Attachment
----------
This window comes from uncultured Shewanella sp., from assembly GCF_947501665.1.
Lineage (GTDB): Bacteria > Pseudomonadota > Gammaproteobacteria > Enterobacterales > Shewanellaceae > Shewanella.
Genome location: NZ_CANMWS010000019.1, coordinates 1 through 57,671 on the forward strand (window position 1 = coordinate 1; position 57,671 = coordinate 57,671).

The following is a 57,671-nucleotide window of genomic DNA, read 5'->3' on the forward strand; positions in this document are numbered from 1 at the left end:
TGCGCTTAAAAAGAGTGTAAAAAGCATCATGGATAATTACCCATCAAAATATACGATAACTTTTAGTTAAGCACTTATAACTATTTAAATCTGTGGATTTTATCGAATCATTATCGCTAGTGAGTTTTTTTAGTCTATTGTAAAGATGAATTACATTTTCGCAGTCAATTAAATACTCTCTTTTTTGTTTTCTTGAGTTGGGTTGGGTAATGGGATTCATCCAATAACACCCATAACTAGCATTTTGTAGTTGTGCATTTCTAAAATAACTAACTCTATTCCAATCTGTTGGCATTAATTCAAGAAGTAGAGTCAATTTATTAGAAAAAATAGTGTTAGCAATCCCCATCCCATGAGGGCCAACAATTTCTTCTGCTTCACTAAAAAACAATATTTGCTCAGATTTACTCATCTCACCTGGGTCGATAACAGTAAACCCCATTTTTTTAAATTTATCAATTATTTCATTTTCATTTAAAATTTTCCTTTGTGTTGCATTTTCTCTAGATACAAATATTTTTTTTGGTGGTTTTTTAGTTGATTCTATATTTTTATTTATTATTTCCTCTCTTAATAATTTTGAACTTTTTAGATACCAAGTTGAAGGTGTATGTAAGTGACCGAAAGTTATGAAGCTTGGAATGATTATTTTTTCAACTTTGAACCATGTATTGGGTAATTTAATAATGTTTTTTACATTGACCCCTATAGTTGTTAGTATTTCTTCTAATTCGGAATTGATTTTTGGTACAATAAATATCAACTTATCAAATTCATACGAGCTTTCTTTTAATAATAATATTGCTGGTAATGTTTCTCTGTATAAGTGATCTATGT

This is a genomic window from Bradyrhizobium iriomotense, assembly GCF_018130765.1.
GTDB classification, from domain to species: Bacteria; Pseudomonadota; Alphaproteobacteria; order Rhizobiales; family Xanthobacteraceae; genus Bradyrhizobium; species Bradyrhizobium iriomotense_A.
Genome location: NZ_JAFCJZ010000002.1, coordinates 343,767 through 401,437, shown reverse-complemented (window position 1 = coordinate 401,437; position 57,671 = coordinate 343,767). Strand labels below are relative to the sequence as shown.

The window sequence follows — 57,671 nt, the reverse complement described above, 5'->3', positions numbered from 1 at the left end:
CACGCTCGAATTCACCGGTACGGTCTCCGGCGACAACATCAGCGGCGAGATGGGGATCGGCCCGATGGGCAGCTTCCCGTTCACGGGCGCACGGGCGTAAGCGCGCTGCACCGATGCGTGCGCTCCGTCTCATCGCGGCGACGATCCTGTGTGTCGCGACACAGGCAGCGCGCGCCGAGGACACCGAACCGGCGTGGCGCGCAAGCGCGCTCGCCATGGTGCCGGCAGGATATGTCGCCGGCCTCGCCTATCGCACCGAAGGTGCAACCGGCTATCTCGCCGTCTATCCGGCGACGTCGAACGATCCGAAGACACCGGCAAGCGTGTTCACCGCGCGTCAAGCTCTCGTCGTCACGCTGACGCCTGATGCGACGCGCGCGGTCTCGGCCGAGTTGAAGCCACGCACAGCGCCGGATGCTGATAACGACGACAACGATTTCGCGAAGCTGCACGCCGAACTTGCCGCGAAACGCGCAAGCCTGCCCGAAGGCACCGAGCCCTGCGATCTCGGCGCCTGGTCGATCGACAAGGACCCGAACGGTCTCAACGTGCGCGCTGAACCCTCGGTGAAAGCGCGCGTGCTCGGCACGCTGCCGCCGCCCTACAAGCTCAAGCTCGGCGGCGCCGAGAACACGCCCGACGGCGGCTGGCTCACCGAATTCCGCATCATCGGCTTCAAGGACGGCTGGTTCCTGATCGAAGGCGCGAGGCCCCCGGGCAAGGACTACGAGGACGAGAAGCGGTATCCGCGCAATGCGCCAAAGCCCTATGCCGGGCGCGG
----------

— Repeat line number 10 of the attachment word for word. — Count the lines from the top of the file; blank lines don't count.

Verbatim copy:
CACGCTCGAATTCACCGGTACGGTCTCCGGCGACAACATCAGCGGCGAGATGGGGATCGGCCCGATGGGCAGCTTCCCGTTCACGGGCGCACGGGCGTAAGCGCGCTGCACCGATGCGTGCGCTCCGTCTCATCGCGGCGACGATCCTGTGTGTCGCGACACAGGCAGCGCGCGCCGAGGACACCGAACCGGCGTGGCGCGCAAGCGCGCTCGCCATGGTGCCGGCAGGATATGTCGCCGGCCTCGCCTATCGCACCGAAGGTGCAACCGGCTATCTCGCCGTCTATCCGGCGACGTCGAACGATCCGAAGACACCGGCAAGCGTGTTCACCGCGCGTCAAGCTCTCGTCGTCACGCTGACGCCTGATGCGACGCGCGCGGTCTCGGCCGAGTTGAAGCCACGCACAGCGCCGGATGCTGATAACGACGACAACGATTTCGCGAAGCTGCACGCCGAACTTGCCGCGAAACGCGCAAGCCTGCCCGAAGGCACCGAGCCCTGCGATCTCGGCGCCTGGTCGATCGACAAGGACCCGAACGGTCTCAACGTGCGCGCTGAACCCTCGGTGAAAGCGCGCGTGCTCGGCACGCTGCCGCCGCCCTACAAGCTCAAGCTCGGCGGCGCCGAGAACACGCCCGACGGCGGCTGGCTCACCGAATTCCGCATCATCGGCTTCAAGGACGGCTGGTTCCTGATCGAAGGCGCGAGGCCCCCGGGCAAGGACTACGAGGACGAGAAGCGGTATCCGCGCAATGCGCCAAAGCCCTATGCCGGGCGCGG